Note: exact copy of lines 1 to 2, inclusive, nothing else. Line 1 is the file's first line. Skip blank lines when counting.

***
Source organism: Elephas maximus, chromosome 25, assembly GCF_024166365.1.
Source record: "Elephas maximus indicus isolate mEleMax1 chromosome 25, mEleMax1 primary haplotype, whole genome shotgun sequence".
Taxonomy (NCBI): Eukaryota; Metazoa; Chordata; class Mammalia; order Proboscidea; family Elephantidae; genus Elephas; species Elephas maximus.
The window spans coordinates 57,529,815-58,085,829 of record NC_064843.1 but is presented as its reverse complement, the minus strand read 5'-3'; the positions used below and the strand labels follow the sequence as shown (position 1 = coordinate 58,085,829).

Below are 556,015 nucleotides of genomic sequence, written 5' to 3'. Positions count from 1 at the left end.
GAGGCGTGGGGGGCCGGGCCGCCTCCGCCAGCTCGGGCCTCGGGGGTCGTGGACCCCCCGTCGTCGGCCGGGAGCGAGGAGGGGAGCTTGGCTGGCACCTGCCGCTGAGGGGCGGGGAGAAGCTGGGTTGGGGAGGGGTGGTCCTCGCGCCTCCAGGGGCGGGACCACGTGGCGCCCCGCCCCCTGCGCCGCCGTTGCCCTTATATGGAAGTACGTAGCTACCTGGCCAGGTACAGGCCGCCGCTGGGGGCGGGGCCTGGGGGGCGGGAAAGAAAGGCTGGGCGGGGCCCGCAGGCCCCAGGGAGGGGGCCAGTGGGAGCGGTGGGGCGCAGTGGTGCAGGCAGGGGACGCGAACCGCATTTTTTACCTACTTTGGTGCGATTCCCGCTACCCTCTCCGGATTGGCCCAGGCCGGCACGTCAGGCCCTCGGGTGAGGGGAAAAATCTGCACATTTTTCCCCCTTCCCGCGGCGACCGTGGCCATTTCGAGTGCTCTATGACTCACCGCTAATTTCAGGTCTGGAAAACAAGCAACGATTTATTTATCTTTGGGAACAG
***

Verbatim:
Source organism: Elephas maximus, chromosome 25, assembly GCF_024166365.1.
Source record: "Elephas maximus indicus isolate mEleMax1 chromosome 25, mEleMax1 primary haplotype, whole genome shotgun sequence".